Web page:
huawei

 

Huawei Technologies Co., Ltd. is a Chinese multinational networking, telecommunications equipment, and services company headquartered in Shenzhen, Guangdong. It is the largest telecommunications equipment manufacturer in the world, having overtaken Ericsson in 2012.In 2018, Huawei became 72nd of Fortune Global 500 in Fortune Magazine. Since 2018, Huawei is the second largest smartphonemanufacturer in the world. 

Huawei was founded in 1987 by Ren Zhengfei, a former engineer in the People’s Liberation Army. At the time of its establishment, Huawei focused on manufacturing phone switches, but has since expanded its business to include building telecommunications networks, providing operational and consulting services and equipment to enterprises inside and outside of China, and manufacturing communications devices for the consumer market.[7][8] Huawei has over 170,000 employees as of September 2015, around 76,000 of whom are engaged in research and development(R&D). It has 21 R&D institutes in countries including China, the United States, Canada, the UnitedKingdom, Pakistan, Finland, France, Belgium, Germany, Colombia, Sweden, Ireland, India,[14] Russia, Israel, and Turkey, and in 2014, the company invested $6.4 billion USD in R&D, up from $5 billion USD in 2013.

In 2014, Huawei recorded a profit of 34.2 billion CNY (5.5 billion USD). Its products and services have been deployed in more than 170 countries and it currently serves 45 of the world’s 50 largest telecoms operators.

In June 2016, Huawei is reportedly working on and designing its own mobile OS for future usage.

In September 2017, Huawei created an NB-IoT city-aware network using a “one network, one platform, N applications” construction model utilizing IoT, cloud computing, big data, and other next-generation information and communications technology (ICT), it also aims to be one of the world’s five largest cloud players in the near future.

In 2017, Huawei began helping BYD build a standardized, smart factory.

History of Huawei

During the 1980s, Chinese government tried to modernize the country’s underdeveloped telecommunications infrastructure. A core component of the telecommunications network was telephone exchange switches, and in the late 1980s several Chinese research groups endeavored to acquire and develop the technology, usually through joint ventures with foreign companies.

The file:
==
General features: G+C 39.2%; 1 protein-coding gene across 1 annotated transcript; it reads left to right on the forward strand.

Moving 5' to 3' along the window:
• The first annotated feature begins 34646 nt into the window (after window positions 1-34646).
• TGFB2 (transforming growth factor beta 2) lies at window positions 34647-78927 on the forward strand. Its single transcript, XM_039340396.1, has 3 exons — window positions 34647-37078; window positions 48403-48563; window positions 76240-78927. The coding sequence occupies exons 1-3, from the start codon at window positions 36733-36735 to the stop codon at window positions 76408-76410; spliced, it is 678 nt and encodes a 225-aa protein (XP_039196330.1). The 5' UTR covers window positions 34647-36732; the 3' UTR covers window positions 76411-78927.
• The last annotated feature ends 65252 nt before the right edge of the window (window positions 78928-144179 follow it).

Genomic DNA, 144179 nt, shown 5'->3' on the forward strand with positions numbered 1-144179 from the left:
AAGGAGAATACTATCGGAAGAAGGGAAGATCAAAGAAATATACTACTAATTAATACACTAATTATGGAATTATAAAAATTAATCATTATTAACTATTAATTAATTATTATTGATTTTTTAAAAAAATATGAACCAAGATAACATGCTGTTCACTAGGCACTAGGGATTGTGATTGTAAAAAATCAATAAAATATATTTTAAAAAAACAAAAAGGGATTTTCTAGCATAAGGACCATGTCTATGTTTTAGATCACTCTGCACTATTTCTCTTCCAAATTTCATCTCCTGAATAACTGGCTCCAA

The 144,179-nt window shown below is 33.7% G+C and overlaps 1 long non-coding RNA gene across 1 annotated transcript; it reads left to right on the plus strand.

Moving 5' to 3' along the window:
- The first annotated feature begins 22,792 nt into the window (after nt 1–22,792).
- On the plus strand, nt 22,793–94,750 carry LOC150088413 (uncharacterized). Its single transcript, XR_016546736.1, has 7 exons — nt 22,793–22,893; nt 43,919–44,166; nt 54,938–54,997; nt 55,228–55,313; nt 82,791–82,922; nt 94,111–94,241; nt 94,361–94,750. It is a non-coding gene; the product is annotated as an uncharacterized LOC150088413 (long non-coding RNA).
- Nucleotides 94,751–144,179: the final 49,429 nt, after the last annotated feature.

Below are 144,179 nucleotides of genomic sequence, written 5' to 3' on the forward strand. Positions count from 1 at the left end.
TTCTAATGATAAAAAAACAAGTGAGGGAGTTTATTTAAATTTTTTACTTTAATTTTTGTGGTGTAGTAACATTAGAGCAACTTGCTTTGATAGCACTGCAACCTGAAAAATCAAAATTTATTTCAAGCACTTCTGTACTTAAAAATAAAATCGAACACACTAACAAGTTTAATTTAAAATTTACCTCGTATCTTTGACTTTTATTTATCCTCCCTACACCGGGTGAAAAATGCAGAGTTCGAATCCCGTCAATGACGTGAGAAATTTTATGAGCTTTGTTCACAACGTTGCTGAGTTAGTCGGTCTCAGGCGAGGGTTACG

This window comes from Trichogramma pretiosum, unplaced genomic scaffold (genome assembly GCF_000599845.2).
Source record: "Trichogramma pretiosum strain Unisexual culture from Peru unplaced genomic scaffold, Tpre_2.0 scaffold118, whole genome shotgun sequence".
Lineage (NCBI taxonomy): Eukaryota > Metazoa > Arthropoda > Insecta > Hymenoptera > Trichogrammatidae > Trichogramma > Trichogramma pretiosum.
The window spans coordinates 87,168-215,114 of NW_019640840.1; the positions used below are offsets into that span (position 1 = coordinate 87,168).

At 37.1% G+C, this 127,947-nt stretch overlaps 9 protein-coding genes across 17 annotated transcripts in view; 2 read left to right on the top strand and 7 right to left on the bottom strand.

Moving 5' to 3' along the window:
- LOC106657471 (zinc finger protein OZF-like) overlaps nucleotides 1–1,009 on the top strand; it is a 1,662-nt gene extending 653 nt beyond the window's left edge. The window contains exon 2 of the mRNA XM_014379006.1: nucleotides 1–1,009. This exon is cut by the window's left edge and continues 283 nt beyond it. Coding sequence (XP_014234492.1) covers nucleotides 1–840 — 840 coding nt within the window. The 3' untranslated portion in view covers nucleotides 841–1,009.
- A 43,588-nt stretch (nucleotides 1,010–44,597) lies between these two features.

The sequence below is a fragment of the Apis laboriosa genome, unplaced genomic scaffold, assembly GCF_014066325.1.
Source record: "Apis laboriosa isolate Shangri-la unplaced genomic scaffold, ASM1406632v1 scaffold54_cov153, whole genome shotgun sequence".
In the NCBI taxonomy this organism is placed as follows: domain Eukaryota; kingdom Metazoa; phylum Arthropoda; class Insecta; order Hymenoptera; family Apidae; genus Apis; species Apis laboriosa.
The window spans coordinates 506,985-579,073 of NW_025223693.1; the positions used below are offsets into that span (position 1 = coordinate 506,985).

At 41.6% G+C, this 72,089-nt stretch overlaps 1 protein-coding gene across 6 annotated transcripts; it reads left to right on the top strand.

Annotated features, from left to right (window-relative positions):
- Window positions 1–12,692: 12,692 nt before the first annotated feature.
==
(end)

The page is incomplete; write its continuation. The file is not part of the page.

Ren Zhengfei, a former deputy director of the People’s Liberation Army engineering corp, founded Huawei in 1987 in Shenzhen. Rather than relying on joint ventures to secure technology transfers from foreign companies, which were often reluctant to transfer their most advanced technologies to Chinese firms, Ren sought to reverse engineer foreign technologies with local researchers. At a time when all of China’s telecommunications technology was imported from abroad, Ren hoped to build a domestic Chinese telecommunication company that could compete with, and ultimately replace, foreign competitors.

The company reports that it had RMB 21,000 in registered capital at the time of its founding. The Far Eastern Economic Review also reported that it received an $8.5 million loan from a state-owned bank, though the company has denied the existence of the loan.

During its first several years the company’s business model consisted mainly of reselling private branch exchange (PBX) switches imported from Hong Kong. Meanwhile, it was reverse-engineering imported switches and investing heavily in research and development to manufacture its own technologies. By 1990 the company had approximately 600 R&D staff, and began its own independent commercialization of PBX switches targeting hotels and small enterprises.[30]

The company’s first major breakthrough came in 1993, when it launched its C&C08 program controlled telephone switch. It was by far the most powerful switch available in China at the time. By initially deploying in small cities and rural areas and placing emphasis on service and customizability, the company gained market share and made its way into the mainstream market.[31] The company also developed collusive joint venture relationships with local authorities, whereby it would provide “dividends” to the local officials in exchange for their using Huawei products in the network. Ahrens writes that these methods were “unorthodox, bordering on corrupt,” but not illegal.